What’s In Your Electronic Health Record (EHR)?

Remember the days when people used to write on paper with a pen or pencil. Will the pen and pencil someday be in the Smithsonian Museum of History?

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Future Smithsonian Exhibit

I guess my typing class in ninth grade is paying off after all. What’s the point of studying for spelling tests when we have spell check on our computers and at our fingertips? Spellcheck even tries to help guess what we are spelling by presenting suggestions for us to choose from or just changing the word automatically for us. Take the abbreviation “EHR” for example, the computer helps me out every time by reorganizing the letters for me into what it thinks I meant to spell.

Writing activates parts of our brain involved in thinking and memory. It helps one think more thoroughly about the information one’s documenting. Since writing is slower and more tedious, it makes it harder to take notes verbatim. Therefore, one has to actually process the information and summarize it in a way that makes sense to us and forces our brain to engage with the information. A draw back, everyone’s handwriting is different and not everyone’s handwriting is legible to read (the unofficial term for bad handwriting—chicken scratch).

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Unamused chicken. 

This makes the reader have to decipher at times the written word. Hmm…. almost like the computer spell checker does for words it does not recognize.

On the other hand, typing encourages verbatim notes without giving much thought to the information. This mindless transcription can lead to a lack of meaningful understanding of the information. Although typing allows words to be documented more quickly and more legibly, that doesn’t mean what is written is any more understandable. This can be especially noticeable when there is redundancy in text data, incorrect concepts are used, or references are made to data that was accidently or intentionally copied from other sources, i.e. another office visit’s notes.

Now that we can access our medical records electronically through our doctor’s patient portal and they are legible to read, have you ever sat down and read the medical note your provider wrote about you? Putting aside the medical terminology, how did it flow? Computer technology makes it very easy to cut and paste or copy and paste data from one location to another. While this technology is great to help save time, especially if you are a slow typist or very busy, it can have it consequences if not done correctly or quality checked for accuracy. Providers are not only expected to see and care for many patients throughout their day, but they are also required to make sure whatever is done is also documented clearly in the patient’s medical record. As technology makes things easier and faster for us to do our jobs, it also makes it easier and faster, when in a hurry or busy, to make factual errors, or use boilerplate or copious amounts of text of little relevance to the individual patient.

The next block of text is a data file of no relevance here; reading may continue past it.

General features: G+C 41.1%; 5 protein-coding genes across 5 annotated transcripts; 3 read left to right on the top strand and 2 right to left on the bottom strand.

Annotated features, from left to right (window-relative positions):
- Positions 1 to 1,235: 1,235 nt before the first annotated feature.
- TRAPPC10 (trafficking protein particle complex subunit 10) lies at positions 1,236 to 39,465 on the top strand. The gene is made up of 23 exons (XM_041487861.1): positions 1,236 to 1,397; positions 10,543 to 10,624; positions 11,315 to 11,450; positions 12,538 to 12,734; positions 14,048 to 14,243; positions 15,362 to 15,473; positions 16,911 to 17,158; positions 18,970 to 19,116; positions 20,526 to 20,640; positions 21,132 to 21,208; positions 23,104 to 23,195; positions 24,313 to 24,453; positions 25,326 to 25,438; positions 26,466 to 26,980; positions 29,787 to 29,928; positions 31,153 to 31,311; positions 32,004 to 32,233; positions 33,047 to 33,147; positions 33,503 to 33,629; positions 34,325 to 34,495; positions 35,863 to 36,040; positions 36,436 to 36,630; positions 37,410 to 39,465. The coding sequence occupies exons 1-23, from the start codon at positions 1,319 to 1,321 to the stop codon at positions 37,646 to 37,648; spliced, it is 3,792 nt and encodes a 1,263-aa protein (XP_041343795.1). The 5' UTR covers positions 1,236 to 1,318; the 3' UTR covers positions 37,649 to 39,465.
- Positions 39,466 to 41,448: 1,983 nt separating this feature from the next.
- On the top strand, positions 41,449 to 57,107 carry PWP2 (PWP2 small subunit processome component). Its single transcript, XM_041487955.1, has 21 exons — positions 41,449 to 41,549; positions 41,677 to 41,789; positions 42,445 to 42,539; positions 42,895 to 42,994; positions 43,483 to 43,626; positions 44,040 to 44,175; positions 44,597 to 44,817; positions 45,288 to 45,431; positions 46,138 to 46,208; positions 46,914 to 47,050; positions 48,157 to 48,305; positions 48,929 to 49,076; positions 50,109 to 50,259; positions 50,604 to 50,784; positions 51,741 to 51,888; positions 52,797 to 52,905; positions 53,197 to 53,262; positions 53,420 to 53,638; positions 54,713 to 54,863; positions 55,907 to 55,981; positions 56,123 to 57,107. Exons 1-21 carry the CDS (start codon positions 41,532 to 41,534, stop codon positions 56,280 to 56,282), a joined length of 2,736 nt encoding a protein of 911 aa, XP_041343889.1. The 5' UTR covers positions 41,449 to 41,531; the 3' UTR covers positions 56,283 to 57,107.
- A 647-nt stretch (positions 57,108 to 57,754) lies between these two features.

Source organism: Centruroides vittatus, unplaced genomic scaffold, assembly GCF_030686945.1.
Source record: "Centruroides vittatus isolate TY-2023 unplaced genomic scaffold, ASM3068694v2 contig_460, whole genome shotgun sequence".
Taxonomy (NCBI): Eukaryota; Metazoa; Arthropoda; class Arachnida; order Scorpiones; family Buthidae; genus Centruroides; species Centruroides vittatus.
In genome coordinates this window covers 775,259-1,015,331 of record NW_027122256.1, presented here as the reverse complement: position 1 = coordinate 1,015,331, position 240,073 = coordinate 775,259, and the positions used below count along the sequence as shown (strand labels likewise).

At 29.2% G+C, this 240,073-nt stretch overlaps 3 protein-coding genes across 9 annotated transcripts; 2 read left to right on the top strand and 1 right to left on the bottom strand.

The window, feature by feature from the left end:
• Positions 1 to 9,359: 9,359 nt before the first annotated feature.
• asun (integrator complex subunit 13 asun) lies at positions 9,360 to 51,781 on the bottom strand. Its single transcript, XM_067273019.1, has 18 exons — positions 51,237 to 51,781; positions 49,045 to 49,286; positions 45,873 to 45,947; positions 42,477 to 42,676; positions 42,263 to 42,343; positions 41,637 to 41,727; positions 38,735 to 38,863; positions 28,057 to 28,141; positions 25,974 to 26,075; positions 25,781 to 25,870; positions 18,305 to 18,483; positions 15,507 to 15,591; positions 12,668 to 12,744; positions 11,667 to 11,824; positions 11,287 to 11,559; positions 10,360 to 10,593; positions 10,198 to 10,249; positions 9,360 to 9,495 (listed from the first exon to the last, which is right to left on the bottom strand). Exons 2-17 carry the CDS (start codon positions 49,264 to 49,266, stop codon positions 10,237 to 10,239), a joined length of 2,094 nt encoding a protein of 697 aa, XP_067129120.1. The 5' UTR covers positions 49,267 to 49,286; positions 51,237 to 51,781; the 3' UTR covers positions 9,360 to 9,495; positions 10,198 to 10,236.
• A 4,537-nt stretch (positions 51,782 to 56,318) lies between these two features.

Back to question about reading your medical record. Have you? Being a nurse, I have seen records where a person’s age and sex changes within the same office visit note (date of service) and social histories or physical exam documentations appear to stay the same from one office visit to the next. I have seen words misspelled or spelled correctly, but the wrong word was used in the sentence which can lead to confusion. You know, like when you send a text to someone and the word you typed is changed by your smartphone and now the message you sent to your friend sounds encrypted and you don’t even recognize what you said even though you sent it.

I have also seen records that have diagnoses listed when the note within the visit states they have been ruled out. And by the way, according to CPT® there are specific rules about billing ruled out diagnoses, depending if the service was performed inpatient or outpatient. Yes, many of the mistakes are human errors that are easy to make when using technology such as, copy & paste, spell check, etc. Technology is great, but the human is still necessary (as referenced in our Machine Minded blog).

The bigger concern about inaccurate or not up-to-date information within our charts rears its head when your medical information is needed for emergencies or you need it to qualify for other services. Have you ever tried to get life insurance? You can be denied life insurance or your premiums could be more expensive depending on your medical diagnoses. Also, it seems like identity theft is always in the news nowadays. Guarding your health insurance card is just as important as guarding your credit cards. Someone else’s diagnoses or allergies in your medical record could harm you, especially if you are unconscious or unable to communicate. On the plus side, with the implementation of the EHR, information is more accessible at the patient level. It is no longer a black box of unknowns. This in turn, allows the patient and their provider(s) to work together better as a team to make sure data is accurate. The next time you look at your medical record online, take a moment and read it.

 

 

Disclaimer: This Blog is for educational purposes only as well as to provide general information and a general understanding of the topics discussed.  The Blog should not be used as a substitute for legal advice and you are advised to seek additional information from your insurance carriers, Medicare and/or Medicaid agencies for additional criteria and regulations regarding these services.

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